Some Deals are Too Good to Be True – Really.

Just a few days ago, my friend excitedly informed me that she got a great job compensating $17/hr. I was skeptical about such a glorious prospect simply because: who would want to employ the most inexperienced and least skilled members of the labor force (teenagers) at such a high rate? I asked my friend about the company she worked for. Who owned the company? Where are the stores located? What did her responsibilities entail? Piecing it all together along with a bit of research, I present to you the “Cutco Business Model”. Using its seemingly high pay rate to lure in unsuspecting students, the Vector Marketing teams proceeds to glorifying its company and products through presentations of its high performance knives and cutlery set and its success in the market. The “employees”, hired as independent contractors not bound by the law to be compensated for training hours, are then told in workshops to invest (purchase) in their own Cutco kitchen demo set of knives which they will be using during appointments with clients to display the wondrous cutting power that their knives embody.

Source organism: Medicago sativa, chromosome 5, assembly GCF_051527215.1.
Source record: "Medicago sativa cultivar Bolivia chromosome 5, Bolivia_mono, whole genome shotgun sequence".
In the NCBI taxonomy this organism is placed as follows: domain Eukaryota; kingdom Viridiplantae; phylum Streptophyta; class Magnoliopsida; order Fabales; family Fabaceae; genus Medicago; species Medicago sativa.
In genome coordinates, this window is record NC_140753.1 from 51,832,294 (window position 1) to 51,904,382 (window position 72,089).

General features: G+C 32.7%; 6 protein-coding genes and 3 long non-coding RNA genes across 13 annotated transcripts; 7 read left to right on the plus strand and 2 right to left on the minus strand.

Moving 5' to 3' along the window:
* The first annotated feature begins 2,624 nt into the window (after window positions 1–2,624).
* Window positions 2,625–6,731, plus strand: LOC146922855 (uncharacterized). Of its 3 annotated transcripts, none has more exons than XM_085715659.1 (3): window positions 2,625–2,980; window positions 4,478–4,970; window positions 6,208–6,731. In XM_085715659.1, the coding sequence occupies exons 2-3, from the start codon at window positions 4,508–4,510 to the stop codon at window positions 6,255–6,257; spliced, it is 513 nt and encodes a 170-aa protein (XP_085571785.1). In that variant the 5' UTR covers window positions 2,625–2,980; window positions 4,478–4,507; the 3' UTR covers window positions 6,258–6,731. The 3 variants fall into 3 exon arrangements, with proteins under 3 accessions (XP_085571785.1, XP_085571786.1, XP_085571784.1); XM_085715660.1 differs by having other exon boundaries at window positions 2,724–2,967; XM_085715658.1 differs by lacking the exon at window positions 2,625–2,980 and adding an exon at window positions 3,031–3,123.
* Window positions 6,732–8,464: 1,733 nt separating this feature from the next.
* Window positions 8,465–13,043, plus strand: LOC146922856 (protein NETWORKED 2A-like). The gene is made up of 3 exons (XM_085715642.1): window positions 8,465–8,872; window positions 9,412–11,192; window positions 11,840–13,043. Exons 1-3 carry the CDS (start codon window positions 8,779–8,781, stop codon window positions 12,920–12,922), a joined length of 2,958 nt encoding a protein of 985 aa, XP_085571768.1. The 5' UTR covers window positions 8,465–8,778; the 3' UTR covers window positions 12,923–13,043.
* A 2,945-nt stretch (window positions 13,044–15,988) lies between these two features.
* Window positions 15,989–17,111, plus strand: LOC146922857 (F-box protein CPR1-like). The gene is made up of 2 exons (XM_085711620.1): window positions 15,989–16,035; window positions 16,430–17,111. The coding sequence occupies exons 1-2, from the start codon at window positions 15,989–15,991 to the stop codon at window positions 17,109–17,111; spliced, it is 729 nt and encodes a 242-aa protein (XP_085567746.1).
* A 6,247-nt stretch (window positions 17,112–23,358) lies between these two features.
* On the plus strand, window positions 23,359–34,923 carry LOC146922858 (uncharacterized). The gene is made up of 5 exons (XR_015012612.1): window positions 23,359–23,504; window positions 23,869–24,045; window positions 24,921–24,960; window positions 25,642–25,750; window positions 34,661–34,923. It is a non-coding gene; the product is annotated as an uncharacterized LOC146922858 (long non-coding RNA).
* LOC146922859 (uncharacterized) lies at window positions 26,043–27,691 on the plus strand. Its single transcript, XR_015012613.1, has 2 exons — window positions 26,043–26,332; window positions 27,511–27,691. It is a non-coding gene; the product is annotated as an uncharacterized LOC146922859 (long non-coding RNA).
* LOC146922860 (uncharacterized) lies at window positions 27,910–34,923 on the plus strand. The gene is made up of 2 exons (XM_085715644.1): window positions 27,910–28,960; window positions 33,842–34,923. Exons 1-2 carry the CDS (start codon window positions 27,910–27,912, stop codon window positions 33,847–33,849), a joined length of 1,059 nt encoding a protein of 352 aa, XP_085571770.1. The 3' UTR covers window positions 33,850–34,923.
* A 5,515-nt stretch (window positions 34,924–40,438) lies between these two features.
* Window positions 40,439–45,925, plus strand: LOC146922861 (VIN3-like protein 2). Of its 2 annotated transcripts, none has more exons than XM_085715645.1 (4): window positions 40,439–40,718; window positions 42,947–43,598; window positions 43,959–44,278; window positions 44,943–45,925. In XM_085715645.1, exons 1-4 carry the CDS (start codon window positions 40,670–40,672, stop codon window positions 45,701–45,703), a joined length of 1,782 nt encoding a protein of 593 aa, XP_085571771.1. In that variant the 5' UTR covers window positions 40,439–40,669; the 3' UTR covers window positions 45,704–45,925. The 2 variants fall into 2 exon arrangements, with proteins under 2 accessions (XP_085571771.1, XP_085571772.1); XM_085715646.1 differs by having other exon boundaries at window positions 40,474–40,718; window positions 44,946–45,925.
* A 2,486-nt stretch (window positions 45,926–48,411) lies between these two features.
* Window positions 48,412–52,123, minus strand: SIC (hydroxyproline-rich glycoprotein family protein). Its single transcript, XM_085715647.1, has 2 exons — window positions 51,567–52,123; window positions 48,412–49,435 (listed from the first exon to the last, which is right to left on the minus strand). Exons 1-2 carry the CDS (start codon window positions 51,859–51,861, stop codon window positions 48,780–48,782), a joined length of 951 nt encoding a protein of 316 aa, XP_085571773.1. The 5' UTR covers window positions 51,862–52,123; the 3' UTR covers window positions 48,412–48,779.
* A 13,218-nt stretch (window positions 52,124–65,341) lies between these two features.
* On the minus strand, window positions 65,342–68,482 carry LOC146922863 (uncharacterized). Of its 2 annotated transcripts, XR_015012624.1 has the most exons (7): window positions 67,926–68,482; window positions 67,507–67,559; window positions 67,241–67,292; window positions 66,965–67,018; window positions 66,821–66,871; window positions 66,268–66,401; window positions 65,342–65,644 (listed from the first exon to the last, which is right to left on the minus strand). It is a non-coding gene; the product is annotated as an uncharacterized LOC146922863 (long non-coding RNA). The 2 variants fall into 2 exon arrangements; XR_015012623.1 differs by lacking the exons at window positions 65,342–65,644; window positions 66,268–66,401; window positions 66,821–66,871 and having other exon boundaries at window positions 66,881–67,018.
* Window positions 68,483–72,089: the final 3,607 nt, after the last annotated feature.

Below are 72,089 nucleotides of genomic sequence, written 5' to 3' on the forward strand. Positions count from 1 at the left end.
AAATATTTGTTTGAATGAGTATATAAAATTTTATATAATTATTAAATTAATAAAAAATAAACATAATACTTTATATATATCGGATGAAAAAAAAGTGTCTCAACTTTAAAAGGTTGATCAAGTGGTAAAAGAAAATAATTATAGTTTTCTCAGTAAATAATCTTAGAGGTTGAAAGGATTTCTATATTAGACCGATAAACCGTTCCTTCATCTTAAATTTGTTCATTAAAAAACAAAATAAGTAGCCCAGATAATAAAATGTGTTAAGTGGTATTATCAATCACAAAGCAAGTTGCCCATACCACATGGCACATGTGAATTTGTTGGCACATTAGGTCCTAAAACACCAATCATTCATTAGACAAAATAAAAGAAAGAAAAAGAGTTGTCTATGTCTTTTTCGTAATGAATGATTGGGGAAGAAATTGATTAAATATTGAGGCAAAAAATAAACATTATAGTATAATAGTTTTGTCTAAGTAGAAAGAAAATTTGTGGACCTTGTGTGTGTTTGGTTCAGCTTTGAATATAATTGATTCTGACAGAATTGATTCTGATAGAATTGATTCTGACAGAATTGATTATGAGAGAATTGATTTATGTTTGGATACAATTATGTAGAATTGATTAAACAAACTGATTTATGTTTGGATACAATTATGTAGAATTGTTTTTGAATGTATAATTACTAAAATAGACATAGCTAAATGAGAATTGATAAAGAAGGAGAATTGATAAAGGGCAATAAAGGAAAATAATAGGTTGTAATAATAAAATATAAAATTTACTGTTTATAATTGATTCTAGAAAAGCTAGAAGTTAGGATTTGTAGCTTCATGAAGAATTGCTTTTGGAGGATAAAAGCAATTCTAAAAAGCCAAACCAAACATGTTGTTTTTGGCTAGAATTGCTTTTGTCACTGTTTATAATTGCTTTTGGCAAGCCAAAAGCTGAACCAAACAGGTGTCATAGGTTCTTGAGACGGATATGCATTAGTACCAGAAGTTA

This I will say: the knives are high quality, but prices are ridiculously high ($500-$4000). There in lies the beauty of the Cutco business model. Students working for them are told to market the knife sets to their personal network. I know that this leads to a pity party in that friends and family of the student will be supportive/guilt tripped into buying these pricey knife sets which they can ultimately live without after the student spends many hours persuading through demos and speeches alike. I feel that this business model completely disregards the value of personal relationships. Relating to the discussions on shared value, Cutco is doing the exact opposite: it’s trying to maximize profits by taking advantage of unknowing students and their close contacts while staying within the limits of the law. Persuading friends to buy products for the sake of retaining a job will ruin friendships or strain them in the least. I believe this business model is unsustainable as the student will eventually run out of close connections to market the product to – and this is exactly what happens which is why Cutco has to continually recruit new students to join the selling force as students who can’t sustain their selling levels quit. Relating to the discussions on shared value, Cutco is doing the exact opposite: decreasing

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